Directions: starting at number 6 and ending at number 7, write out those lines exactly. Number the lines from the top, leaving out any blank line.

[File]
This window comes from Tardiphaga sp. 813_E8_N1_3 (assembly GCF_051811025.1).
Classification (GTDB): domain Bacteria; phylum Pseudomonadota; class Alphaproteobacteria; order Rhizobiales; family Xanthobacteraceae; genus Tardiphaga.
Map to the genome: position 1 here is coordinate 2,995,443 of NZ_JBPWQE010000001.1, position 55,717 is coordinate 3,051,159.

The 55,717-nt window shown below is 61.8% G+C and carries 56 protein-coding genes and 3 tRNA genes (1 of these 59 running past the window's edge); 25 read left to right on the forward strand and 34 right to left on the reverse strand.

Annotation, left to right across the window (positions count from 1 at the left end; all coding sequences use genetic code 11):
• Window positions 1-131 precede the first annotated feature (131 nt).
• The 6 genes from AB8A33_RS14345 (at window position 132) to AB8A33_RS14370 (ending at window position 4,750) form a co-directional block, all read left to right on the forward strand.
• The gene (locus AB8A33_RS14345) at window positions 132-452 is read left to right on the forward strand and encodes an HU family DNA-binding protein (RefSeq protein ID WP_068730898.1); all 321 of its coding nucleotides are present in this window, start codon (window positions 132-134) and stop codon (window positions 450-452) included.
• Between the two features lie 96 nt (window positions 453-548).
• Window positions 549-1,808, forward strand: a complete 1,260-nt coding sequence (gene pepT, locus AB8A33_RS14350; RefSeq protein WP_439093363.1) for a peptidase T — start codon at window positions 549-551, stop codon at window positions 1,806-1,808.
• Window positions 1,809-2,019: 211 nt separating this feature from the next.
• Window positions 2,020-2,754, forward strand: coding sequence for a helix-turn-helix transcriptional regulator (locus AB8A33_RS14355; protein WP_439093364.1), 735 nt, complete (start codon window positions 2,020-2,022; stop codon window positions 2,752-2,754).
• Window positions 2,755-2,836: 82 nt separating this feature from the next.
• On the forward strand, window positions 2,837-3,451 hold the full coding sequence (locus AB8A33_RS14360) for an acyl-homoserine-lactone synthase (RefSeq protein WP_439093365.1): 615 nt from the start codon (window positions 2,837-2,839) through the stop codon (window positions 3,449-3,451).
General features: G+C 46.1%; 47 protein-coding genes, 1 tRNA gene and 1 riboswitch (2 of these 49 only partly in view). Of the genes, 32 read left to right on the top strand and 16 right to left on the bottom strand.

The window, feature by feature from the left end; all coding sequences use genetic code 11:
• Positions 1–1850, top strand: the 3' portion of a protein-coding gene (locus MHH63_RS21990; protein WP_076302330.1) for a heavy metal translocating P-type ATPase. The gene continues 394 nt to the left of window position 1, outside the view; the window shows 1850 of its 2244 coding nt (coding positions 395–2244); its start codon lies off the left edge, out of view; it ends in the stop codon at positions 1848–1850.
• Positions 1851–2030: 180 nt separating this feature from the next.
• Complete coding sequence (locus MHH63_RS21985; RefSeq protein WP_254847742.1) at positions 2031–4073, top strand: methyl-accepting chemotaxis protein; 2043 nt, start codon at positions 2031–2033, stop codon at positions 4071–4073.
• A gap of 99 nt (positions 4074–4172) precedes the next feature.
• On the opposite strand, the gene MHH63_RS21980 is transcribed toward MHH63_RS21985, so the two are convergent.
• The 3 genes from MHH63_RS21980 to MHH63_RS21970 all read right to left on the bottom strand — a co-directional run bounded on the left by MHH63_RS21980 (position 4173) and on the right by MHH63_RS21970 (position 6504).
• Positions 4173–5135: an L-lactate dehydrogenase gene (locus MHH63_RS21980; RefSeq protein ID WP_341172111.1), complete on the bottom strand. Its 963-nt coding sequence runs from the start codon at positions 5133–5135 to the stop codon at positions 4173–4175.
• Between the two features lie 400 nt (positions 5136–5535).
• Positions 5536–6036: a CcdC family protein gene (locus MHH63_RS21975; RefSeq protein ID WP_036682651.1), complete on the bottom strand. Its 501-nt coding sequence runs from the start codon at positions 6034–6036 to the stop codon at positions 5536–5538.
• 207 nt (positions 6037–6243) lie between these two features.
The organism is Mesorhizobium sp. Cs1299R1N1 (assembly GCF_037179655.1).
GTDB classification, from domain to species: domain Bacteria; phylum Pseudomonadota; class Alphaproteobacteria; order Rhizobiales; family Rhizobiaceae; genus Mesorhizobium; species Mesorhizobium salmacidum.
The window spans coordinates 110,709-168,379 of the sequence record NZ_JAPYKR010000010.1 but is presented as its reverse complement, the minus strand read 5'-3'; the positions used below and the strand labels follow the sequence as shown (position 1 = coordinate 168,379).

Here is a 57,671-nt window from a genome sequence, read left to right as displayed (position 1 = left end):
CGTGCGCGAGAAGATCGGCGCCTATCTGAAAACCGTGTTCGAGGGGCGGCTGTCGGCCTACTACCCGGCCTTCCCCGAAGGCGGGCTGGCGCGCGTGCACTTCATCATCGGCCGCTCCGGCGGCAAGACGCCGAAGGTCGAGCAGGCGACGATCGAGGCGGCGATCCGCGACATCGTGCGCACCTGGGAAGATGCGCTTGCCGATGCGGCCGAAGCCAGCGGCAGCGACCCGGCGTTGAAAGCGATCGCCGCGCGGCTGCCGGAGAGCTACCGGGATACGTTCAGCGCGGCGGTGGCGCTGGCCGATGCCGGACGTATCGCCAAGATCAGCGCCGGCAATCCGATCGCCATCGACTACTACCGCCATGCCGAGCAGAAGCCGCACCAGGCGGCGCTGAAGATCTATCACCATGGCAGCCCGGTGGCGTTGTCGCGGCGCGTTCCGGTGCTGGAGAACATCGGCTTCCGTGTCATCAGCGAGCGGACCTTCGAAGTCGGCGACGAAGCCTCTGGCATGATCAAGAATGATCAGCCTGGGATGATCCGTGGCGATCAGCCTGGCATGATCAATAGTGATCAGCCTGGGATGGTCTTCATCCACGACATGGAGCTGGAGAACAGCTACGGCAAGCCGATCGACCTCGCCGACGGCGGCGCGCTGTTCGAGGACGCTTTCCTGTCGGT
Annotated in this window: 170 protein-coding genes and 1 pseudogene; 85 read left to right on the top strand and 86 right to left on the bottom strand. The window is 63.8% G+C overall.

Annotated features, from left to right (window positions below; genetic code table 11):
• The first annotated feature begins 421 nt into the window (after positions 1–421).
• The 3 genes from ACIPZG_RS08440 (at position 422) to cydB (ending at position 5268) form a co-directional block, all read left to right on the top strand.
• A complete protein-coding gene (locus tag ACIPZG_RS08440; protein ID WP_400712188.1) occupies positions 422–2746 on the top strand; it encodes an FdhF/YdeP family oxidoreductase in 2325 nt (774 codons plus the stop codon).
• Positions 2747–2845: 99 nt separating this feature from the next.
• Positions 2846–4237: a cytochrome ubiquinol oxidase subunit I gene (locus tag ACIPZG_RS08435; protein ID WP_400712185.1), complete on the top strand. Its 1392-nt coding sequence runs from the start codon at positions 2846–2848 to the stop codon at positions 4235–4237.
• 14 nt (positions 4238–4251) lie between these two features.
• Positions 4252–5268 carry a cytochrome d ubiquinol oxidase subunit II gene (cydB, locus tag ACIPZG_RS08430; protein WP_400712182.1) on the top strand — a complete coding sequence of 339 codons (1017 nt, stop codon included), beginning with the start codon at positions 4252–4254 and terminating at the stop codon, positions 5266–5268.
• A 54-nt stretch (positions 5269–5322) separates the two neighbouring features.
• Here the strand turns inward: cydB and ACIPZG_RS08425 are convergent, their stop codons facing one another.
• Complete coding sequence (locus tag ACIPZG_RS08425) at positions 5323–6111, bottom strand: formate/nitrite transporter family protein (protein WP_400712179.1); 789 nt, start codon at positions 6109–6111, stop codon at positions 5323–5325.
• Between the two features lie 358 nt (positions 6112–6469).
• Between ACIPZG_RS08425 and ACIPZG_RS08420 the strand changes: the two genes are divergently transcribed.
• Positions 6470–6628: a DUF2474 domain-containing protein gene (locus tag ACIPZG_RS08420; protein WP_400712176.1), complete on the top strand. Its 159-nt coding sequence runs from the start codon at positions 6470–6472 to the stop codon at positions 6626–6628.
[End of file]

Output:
• Window positions 1-131 precede the first annotated feature (131 nt).
• The 6 genes from AB8A33_RS14345 (at window position 132) to AB8A33_RS14370 (ending at window position 4,750) form a co-directional block, all read left to right on the forward strand.